To our eyes, long accustomed to color film and now benefiting from a superb new restoration and digital transfer, the result has a quality we might want to call painterly, although more in the manner of Henri Rousseau’s stylized jungles than Impressionism or Fauvism. For although Renoir shot much documentary-style material, he insisted that the film is “a story based on the immemorial themes of childhood, love, and death”—and, in spite of the voice-over narration, these themes are embodied primarily in intense and daring imagery. Two great image series dominate the film: the river itself, seen in many different lights, from the vivid multicolored bustle of shipping to the stark silhouette of evening, as Harriet goes in search of solace; and the mighty tree that seems to symbolize the family itself, to evoke Eden’s primordial tree of knowledge, which finally bursts into blossom in what is surely one of the great moments of natural symbolism in cinema. Renoir was fascinated by India’s natural visuality, which he exploited in the two Hindu religious ceremonies shown, as well as in Harriet’s dream-story about a village wedding, in the children’s colored bombardment of the postman that marks the coming of spring, and finally in the flower-decked funeral procession for Bogey that marks the family’s—and the film’s—acceptance of death as an intrinsic part of life’s cycle.
We know that Rumer Godden liked Renoir’s adaptation of The River as much as she disliked Michael Powell and Emeric Pressburger’s version of her earlier novel, Black Narcissus (1947). The English filmmakers had taken a diametrically opposite approach (also no doubt dictated by practical and political considerations) in shooting their film entirely in the studio, using painted “glass shots” to simulate the vertiginous Himalayan mountain setting and creating an earlier Technicolor classic. Their Black Narcissus intensified the sexuality implicit in Godden’s tale of English nuns overwhelmed by the alien beliefs and landscape, while Renoir stressed the innocence of sexual awakening in The River, adding more children to the book’s family and developing the theme of parenthood in newly written scenes.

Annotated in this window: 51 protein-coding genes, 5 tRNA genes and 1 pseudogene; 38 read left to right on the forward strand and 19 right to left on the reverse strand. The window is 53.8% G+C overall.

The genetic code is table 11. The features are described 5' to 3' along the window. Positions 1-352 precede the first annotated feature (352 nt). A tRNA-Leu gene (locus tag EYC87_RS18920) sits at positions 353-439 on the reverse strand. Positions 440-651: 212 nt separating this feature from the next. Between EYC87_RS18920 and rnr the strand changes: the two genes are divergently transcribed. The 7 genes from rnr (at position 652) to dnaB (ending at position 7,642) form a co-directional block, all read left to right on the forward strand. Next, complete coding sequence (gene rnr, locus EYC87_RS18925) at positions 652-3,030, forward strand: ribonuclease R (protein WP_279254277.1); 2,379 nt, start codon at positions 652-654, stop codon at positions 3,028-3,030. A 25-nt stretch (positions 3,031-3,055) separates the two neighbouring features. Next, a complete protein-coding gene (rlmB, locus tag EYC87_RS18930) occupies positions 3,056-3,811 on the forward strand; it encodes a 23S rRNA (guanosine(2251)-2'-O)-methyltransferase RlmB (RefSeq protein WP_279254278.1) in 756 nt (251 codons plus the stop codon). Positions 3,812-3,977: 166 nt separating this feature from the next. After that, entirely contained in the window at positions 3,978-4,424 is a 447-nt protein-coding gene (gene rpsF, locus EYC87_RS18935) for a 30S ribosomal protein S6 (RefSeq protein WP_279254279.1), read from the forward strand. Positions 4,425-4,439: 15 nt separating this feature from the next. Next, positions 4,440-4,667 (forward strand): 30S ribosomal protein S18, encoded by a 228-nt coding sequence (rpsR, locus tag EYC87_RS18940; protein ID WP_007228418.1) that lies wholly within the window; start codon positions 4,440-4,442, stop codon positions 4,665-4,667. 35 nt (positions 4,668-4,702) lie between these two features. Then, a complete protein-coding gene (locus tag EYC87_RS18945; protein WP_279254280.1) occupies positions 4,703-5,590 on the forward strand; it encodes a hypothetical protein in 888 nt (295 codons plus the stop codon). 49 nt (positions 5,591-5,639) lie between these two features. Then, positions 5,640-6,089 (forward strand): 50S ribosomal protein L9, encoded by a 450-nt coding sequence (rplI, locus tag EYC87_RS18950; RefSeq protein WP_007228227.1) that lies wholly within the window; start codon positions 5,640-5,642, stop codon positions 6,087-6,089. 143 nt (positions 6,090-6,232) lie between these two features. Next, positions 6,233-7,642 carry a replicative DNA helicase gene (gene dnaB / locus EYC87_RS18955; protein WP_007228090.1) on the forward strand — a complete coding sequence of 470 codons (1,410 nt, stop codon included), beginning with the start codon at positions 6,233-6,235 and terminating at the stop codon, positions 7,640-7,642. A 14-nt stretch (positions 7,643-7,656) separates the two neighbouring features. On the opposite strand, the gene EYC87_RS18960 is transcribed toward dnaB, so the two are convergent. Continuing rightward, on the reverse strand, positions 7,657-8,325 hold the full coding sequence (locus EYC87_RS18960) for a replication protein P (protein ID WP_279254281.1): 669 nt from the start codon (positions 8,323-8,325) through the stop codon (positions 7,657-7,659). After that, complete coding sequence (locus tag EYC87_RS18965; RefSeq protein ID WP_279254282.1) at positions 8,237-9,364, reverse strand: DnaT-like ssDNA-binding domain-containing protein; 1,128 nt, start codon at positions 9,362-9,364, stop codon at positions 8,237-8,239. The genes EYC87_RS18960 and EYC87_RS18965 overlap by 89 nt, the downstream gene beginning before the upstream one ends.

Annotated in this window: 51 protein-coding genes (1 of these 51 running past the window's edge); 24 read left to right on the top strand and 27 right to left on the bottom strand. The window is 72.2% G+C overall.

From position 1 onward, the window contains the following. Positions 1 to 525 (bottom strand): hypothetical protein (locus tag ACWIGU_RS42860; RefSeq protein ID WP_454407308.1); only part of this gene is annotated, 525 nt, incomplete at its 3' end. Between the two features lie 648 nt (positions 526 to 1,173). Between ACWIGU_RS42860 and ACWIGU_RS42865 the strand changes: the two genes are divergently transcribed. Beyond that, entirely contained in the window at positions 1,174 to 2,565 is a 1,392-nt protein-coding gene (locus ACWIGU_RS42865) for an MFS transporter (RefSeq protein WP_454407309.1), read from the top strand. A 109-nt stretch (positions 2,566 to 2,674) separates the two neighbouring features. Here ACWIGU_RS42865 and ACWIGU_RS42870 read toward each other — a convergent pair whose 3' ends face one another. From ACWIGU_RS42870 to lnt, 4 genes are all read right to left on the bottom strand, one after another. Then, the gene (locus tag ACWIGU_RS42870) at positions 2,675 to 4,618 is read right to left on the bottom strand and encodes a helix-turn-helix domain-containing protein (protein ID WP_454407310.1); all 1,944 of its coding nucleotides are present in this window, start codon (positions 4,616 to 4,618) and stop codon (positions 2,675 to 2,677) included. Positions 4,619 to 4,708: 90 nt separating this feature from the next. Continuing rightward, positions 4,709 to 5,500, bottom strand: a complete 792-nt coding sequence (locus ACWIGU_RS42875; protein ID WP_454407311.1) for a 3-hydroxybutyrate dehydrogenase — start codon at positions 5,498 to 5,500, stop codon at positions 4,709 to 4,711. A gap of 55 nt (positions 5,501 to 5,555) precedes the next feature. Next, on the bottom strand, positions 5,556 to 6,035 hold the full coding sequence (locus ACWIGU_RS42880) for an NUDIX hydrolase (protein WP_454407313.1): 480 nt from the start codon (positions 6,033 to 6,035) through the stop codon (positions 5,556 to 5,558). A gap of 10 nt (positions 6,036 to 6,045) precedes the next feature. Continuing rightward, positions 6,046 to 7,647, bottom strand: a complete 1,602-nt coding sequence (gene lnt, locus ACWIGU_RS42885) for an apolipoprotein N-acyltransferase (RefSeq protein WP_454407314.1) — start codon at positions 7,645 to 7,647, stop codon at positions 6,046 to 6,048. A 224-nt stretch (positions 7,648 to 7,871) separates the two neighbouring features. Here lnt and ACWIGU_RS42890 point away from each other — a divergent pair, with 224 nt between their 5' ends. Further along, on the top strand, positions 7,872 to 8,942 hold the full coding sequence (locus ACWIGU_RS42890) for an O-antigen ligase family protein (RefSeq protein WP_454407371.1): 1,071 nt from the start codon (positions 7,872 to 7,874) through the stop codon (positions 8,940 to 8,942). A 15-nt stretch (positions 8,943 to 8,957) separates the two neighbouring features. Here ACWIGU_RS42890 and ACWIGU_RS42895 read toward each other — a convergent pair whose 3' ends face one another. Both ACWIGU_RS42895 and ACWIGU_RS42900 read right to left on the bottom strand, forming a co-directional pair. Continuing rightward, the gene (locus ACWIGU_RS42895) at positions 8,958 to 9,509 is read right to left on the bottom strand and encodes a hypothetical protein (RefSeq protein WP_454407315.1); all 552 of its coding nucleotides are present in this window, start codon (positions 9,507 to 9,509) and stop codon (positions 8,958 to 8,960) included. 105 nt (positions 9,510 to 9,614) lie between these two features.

Today, we don’t have to choose between these great films. We can savor both, for their pioneering use of Technicolor in the studio and on location and for how they develop Rumer Godden’s slight, ambivalent Indian stories into resonant works that still shed light on the European fascination with India while also revealing the essential falsity of colonial life at the moment it was ending. For Renoir, The River would serve as a bridge between the United States and his return to Europe for a last, glorious period of creativity. If his work as a whole can be seen as oscillating between the pastoral and the theatrical, both of these modes shape The River, linked by the idea of storytelling as a way of understanding the world. This emerges in Harriet’s wedding story, which starts as a way of distracting Captain John from her rival, Valerie, then develops a life of its own, taking the film more effectively into the realm of myth than Albert Lewin’s Pandora and the Flying Dutchmen (1951). And it continues with the magical and wholly visual sequence in which all four romantically linked characters—Harriet, Melanie, Valerie, and Captain John—play a kind of pastoral hide-and-seek, like a sunlit reprise of the nocturnal antics of Renoir’s The Rules of the Game.
Like another near-contemporary film, Rossellini’s Journey to Italy (1953), The River has survived falling out of fashion to re-emerge as a touchstone for a certain kind of modernity in cinema. It’s a self-conscious, reflective film that draws on the “reality” of India but does so to immerse us in the spiritual drama of its central character. Little wonder that Martin Scorsese values it so highly, as is perhaps evidenced in his own extensive use of voice-over narration and his having tackled, as a Westerner, the portrayal of Tibet in Kundun (1997). Today, the ultimate effect of The River’s otherwise strange projection of an idyllic pre-1920 India into the era of Indian independence is perhaps to challenge Forster’s view of Indians and Europeans condemned to mutual incomprehension and return to something more like Kipling’s idea of learning from India. The Europeans in the film’s foreground are already an anachronism for an India emerging from colonial rule, but they can still draw strength and inspiration from its age-old customs and beliefs. Meanwhile, one of Renoir’s local advisers, Satyajit Ray, would soon pick up the challenge to Indians of representing India to the world with the first part of his Apu trilogy, Pather Panchali (1955).
Ian Christie is a professor of film and media history at Birkbeck College, University of London, and a Fellow of the British Academy. He has written and edited many books on Russian, British, and American cinema, including The Film Factory (co-edited with Richard Taylor), Scorsese on Scorsese (co-edited with David Thompson), and Gilliam on Gilliam (editor). He wrote Arrows of Desire: The Films of Michael Powell and Emeric Pressburger and is co-editing, with Andrew Moor, for the British Film Institute a centenary tribute to Powell for 2005.